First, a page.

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This article was first published 8 years ago  » Business » Despite Nano pullout, Tata still largest employer in West Bengal

Despite Nano pullout, Tata still largest employer in West Bengal

By Ishita Ayan Dutt
September 01, 2015 08:49 IST
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Bombay House


The group employs around 35,000 people across its various companies

A few weeks ago, Tata Group chairman Cyrus Mistry had said if there was an opportunity in West Bengal, absolutely nothing would stop it.

As it turns out, it wasn’t an empty assurance.

The Tata group is the largest employer in West Bengal in the private sector, and most of additions came in after the pullout of Tata Motors’ Nano project from the state.

The group employs around 35,000 people across its various companies, with Tata Consultancy Services accounting for the major chunk of the figure, in the state.

Tata Metaliks and Tata Hitachi Construction Machinery Company Private Limited that have manufacturing units in Bengal have 1,000 and 500 people, respectively.

Around 1,000 people would be working out of the Tata Centre building that house employees of Tata Steel and its associate businesses.

Indian Hotels has two properties, Taj Bengal and the Gateway more recently, but employee figures were not available.

What makes Mistry seem more credible is that most of the expansion happened after 2008, when the group decided to relocate the Nano plant to Sanand in Gujarat after the Trinamool Congress (then in the Opposition), led an indefinite agitation against the project.

Reports suggest that in 2006-07, TCS had employed 7,000 people in the eastern states, including West Bengal and Odisha.

The number zoomed to 14,000 by 2012. The current headcount is 32,000 and the new campus has a seating capacity of 20,000.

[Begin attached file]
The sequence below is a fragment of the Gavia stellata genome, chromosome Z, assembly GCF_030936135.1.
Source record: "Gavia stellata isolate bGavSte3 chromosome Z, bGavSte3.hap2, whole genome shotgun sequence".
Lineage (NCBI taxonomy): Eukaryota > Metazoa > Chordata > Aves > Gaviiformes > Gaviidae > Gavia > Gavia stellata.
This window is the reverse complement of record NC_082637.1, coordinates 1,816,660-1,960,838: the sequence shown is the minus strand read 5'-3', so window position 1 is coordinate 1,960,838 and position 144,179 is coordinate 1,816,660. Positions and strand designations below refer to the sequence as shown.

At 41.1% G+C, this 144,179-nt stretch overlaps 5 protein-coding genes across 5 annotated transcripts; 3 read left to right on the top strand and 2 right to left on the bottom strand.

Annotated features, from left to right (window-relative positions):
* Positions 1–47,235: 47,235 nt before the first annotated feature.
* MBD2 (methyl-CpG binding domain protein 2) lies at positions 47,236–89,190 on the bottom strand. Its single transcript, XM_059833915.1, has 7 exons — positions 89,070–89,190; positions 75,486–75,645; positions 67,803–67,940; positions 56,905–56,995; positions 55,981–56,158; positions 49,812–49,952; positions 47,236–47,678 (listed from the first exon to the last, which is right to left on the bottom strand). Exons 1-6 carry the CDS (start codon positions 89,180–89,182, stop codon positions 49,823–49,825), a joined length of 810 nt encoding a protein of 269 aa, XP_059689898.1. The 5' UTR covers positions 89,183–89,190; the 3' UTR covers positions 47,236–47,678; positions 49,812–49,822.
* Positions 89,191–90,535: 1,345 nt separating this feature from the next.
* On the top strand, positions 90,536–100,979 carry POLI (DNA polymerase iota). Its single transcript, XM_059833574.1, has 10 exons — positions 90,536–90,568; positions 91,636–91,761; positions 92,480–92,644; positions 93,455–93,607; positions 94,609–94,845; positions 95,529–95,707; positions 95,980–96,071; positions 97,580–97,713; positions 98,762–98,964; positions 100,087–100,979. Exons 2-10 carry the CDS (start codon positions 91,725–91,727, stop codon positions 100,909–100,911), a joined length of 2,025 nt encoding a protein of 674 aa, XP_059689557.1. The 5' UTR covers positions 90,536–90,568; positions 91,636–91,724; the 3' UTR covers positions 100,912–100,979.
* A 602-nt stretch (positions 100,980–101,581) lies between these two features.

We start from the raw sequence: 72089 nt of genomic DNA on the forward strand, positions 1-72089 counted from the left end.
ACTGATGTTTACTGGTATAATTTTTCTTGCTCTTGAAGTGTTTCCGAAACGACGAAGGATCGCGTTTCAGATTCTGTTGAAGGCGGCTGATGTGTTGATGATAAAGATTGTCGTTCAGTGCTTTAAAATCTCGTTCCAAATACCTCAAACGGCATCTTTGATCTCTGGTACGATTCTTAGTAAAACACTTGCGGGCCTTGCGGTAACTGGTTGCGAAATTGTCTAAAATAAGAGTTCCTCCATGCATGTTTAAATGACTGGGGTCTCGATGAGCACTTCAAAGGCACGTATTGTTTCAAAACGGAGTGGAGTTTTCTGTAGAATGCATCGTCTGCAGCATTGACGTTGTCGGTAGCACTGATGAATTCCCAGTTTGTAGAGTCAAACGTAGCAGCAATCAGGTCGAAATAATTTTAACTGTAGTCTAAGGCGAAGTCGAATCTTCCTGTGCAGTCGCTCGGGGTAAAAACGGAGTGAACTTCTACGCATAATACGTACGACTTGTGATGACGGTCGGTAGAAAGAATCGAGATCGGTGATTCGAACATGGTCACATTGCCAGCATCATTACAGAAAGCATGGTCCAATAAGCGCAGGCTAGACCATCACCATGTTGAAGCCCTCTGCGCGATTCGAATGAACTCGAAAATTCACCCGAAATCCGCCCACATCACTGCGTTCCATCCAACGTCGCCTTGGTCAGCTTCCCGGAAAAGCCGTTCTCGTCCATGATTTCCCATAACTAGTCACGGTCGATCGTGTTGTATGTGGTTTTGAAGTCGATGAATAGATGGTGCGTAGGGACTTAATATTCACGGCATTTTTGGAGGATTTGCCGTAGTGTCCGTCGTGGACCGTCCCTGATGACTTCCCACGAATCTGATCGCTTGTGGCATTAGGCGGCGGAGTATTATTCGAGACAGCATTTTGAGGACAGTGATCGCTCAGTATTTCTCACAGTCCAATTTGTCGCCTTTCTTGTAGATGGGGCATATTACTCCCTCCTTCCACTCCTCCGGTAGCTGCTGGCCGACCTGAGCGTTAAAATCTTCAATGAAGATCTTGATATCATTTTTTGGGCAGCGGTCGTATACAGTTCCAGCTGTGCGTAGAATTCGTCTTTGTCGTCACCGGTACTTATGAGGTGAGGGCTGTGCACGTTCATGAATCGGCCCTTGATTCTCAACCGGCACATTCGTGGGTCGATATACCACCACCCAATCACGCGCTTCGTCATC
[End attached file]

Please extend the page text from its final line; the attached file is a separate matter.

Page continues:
For Tata Metaliks, the employee strength was at 300 in 2008-09, while the number is currently at around 1,000.

“That’s just direct employees; it supports an equal number of employees,” said a former Tata Metaliks executive.

In fact, Tata Metaliks DI Pipes Limited (formerly Tata Metaliks Kubota Pipes Limited), started its commercial operations in 2009 with an installed capacity of 110,000 tonnes per annum.

Similarly, for Tata Hitachi which inaugurated its facility in 2013, it was said to be a twin project of Nano, as it was announced alongside by Ratan Tata in 2006.

Naturally, Tata Hitachi’s headcount has gone up from 78 in 2010 to 494 currently.

The Tata group employment figures are just behind public sector behemoth Coal India at 50,000.

In the private sector, among the major groups, the RP-Sanjiv Goenka has around 20,000, Emami 15,000; in the services sector, Cognizant has approximately 14,500, Wipro 7,500; in financial services, the newest bank, Bandhan, has 19,500.

“An industrial group is not driven by emotions.

The Tata group invested because it made sense for them.

Higher education in Bengal is still quite good and hence companies like TCS are expanding,” said Dipankar Dasgupta, former professor of economics at the Indian Statistical Institute.

The spotlight on the Tata group is in the wake of the history that it shares with the current state dispensation.

In 2006, the then Tata group chairman Ratan Tata had announced Nano, the global project in West Bengal with much fanfare; it coincided with the second innings of the then Chief Minister Buddhadeb Bhattacharjee.

At the joint press conference to announce the project, a beaming Bhattacharjee had asked reporters, “How do you like the beginning?”

For Bhattacharjee, however, it turned out to be the beginning of the end of his innings as the Chief Minister.

A section of the land losers led by Trinamool Congress chief Mamata Banerjee led an agitation against the project, which ultimately led to its pullout in 2008.

It was against this backdrop that Mistry was asked by shareholders at the Tata Global Beverages annual general meeting recently about expansion in Bengal.

He didn’t seem to disappoint.

While unveiling the Nano, Ratan Tata had said in a lighter vein “some of us said, let’s call it Buddha (after Buddhadeb Bhattacharjee); others said, let’s call it Mamata or Despite Mamata. Finally, we settled on Nano.”

Despite its chequered history in the state, figures suggest that the Tata group continued to invest in Bengal.

Image: Bombay House. Photograph: Rediff Archives

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Ishita Ayan Dutt in Kolkata
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